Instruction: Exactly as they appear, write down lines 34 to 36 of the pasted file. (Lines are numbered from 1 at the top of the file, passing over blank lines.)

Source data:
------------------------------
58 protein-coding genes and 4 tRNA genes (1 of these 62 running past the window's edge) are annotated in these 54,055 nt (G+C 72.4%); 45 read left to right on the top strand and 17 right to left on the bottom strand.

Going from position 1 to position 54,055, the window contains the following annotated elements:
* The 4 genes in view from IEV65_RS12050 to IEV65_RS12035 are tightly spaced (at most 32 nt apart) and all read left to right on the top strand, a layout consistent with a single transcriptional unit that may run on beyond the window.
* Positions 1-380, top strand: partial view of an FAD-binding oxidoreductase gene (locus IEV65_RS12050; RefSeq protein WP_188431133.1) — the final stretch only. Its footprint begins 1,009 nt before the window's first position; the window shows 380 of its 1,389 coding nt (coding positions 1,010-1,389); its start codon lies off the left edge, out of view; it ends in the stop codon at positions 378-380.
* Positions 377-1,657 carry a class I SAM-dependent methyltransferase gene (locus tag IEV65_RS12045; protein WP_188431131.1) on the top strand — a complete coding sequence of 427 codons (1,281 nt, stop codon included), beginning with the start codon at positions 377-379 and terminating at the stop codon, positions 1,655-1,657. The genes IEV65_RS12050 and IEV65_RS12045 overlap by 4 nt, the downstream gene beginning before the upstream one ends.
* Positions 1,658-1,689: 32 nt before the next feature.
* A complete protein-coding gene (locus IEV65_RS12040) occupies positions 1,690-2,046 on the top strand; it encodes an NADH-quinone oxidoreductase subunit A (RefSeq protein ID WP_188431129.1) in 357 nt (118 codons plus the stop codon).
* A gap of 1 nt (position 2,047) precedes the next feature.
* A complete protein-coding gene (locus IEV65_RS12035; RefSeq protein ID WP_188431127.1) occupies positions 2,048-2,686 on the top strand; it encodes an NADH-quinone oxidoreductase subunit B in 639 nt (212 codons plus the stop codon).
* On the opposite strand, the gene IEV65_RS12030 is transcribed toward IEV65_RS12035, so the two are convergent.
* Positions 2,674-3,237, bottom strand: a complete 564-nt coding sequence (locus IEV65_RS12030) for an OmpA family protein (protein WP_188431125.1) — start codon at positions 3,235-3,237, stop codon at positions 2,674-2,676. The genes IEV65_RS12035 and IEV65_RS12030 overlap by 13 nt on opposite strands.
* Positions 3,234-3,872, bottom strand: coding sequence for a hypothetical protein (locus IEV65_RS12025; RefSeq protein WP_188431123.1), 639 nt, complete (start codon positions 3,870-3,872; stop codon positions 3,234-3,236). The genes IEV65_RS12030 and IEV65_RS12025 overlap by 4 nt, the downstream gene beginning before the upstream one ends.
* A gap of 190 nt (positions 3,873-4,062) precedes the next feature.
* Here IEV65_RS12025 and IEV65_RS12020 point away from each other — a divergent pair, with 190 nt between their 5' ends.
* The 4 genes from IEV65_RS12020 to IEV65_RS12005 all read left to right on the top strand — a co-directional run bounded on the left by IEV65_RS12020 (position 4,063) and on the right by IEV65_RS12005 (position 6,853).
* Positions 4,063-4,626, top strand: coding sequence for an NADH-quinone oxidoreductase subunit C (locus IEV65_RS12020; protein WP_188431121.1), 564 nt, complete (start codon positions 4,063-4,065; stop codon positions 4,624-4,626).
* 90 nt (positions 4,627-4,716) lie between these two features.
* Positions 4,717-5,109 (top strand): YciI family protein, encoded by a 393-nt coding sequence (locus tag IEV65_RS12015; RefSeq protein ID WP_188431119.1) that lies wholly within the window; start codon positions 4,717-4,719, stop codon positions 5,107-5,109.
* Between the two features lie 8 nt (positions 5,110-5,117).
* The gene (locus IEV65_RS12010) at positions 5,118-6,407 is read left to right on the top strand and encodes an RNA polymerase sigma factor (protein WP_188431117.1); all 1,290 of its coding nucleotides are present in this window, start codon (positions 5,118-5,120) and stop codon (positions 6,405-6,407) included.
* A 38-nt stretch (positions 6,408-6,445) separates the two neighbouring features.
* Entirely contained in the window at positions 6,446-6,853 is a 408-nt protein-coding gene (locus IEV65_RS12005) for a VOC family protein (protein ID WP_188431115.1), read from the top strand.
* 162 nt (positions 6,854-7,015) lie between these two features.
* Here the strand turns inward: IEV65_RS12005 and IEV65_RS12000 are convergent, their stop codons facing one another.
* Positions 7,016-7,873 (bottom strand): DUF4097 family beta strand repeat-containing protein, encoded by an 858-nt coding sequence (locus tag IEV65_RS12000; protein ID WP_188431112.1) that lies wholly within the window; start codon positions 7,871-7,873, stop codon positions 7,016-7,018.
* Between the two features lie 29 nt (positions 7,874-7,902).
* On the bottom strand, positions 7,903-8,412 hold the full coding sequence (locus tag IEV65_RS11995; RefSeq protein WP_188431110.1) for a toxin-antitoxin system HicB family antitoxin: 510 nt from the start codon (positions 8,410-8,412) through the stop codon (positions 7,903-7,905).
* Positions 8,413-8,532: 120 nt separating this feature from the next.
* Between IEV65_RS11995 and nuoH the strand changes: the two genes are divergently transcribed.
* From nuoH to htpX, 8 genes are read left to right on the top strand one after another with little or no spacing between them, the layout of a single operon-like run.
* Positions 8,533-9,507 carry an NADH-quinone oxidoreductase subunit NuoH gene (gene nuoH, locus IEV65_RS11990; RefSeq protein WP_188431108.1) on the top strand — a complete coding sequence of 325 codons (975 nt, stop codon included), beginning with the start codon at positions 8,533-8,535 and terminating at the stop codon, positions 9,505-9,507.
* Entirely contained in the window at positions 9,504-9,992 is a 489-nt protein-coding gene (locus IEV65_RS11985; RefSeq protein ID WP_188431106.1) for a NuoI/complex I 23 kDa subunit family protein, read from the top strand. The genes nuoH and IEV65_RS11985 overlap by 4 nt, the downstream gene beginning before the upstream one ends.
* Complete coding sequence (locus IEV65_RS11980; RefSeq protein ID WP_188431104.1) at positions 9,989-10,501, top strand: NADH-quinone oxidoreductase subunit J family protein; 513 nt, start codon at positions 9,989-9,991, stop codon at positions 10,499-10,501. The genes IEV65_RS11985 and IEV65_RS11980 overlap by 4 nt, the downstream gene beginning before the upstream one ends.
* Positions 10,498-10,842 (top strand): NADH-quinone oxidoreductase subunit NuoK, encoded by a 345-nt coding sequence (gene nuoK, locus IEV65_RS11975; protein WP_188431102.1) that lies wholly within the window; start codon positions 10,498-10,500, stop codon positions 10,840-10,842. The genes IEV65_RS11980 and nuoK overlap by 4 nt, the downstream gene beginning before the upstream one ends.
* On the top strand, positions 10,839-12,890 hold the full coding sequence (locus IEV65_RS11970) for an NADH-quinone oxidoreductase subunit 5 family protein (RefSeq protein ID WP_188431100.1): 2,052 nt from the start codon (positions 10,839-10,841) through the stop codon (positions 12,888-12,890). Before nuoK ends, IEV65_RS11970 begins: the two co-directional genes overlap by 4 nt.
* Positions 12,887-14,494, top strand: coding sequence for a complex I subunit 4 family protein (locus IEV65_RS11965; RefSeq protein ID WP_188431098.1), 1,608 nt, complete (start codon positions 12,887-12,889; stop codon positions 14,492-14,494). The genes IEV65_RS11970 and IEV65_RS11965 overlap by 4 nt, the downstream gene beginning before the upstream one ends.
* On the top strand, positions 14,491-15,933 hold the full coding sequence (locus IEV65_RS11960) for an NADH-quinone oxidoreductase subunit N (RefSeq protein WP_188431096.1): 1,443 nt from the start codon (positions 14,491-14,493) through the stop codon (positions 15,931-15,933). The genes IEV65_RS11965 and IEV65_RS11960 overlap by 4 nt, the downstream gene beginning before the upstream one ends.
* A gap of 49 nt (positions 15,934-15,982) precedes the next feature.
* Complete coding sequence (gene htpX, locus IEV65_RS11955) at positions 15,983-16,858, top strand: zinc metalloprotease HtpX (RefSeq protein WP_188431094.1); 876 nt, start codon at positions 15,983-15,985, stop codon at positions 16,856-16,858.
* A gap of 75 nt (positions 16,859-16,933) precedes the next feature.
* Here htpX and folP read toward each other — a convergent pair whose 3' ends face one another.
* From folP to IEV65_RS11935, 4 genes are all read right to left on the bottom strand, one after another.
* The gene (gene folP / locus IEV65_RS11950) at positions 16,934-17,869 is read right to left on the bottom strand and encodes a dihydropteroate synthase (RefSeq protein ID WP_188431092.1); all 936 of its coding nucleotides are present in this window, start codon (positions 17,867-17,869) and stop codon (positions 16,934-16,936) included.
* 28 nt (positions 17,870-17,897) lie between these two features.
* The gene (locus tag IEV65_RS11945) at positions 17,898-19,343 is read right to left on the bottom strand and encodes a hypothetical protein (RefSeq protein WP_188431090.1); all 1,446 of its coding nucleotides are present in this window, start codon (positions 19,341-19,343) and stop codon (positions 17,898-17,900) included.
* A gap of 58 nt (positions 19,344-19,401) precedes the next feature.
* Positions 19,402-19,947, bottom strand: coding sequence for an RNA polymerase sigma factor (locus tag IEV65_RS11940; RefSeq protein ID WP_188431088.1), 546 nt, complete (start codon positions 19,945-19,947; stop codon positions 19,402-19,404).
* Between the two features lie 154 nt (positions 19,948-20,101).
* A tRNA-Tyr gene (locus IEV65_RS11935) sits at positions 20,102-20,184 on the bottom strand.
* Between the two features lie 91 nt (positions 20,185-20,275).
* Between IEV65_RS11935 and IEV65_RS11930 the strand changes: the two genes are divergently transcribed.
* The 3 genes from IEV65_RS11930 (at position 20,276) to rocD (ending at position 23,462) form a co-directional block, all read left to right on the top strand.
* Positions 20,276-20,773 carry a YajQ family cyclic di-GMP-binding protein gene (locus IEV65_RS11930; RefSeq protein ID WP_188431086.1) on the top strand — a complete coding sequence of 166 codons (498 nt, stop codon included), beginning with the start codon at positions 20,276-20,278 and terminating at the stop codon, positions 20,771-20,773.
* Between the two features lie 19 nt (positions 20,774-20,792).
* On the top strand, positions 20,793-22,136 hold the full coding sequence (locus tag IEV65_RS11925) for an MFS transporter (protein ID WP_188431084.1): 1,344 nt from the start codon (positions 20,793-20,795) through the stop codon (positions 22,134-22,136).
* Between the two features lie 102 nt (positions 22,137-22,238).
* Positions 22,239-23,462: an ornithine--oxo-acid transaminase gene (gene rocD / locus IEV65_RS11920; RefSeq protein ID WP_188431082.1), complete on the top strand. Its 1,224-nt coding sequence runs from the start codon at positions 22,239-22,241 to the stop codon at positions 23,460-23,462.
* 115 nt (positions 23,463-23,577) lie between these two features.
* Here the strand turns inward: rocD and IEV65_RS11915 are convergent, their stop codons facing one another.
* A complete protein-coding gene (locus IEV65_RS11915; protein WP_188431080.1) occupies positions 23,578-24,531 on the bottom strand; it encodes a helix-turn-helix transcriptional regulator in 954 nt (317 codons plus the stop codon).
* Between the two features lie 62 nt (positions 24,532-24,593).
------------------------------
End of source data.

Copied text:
* Positions 10,498-10,842 (top strand): NADH-quinone oxidoreductase subunit NuoK, encoded by a 345-nt coding sequence (gene nuoK, locus IEV65_RS11975; protein WP_188431102.1) that lies wholly within the window; start codon positions 10,498-10,500, stop codon positions 10,840-10,842. The genes IEV65_RS11980 and nuoK overlap by 4 nt, the downstream gene beginning before the upstream one ends.
* On the top strand, positions 10,839-12,890 hold the full coding sequence (locus IEV65_RS11970) for an NADH-quinone oxidoreductase subunit 5 family protein (RefSeq protein ID WP_188431100.1): 2,052 nt from the start codon (positions 10,839-10,841) through the stop codon (positions 12,888-12,890). Before nuoK ends, IEV65_RS11970 begins: the two co-directional genes overlap by 4 nt.
* Positions 12,887-14,494, top strand: coding sequence for a complex I subunit 4 family protein (locus IEV65_RS11965; RefSeq protein ID WP_188431098.1), 1,608 nt, complete (start codon positions 12,887-12,889; stop codon positions 14,492-14,494). The genes IEV65_RS11970 and IEV65_RS11965 overlap by 4 nt, the downstream gene beginning before the upstream one ends.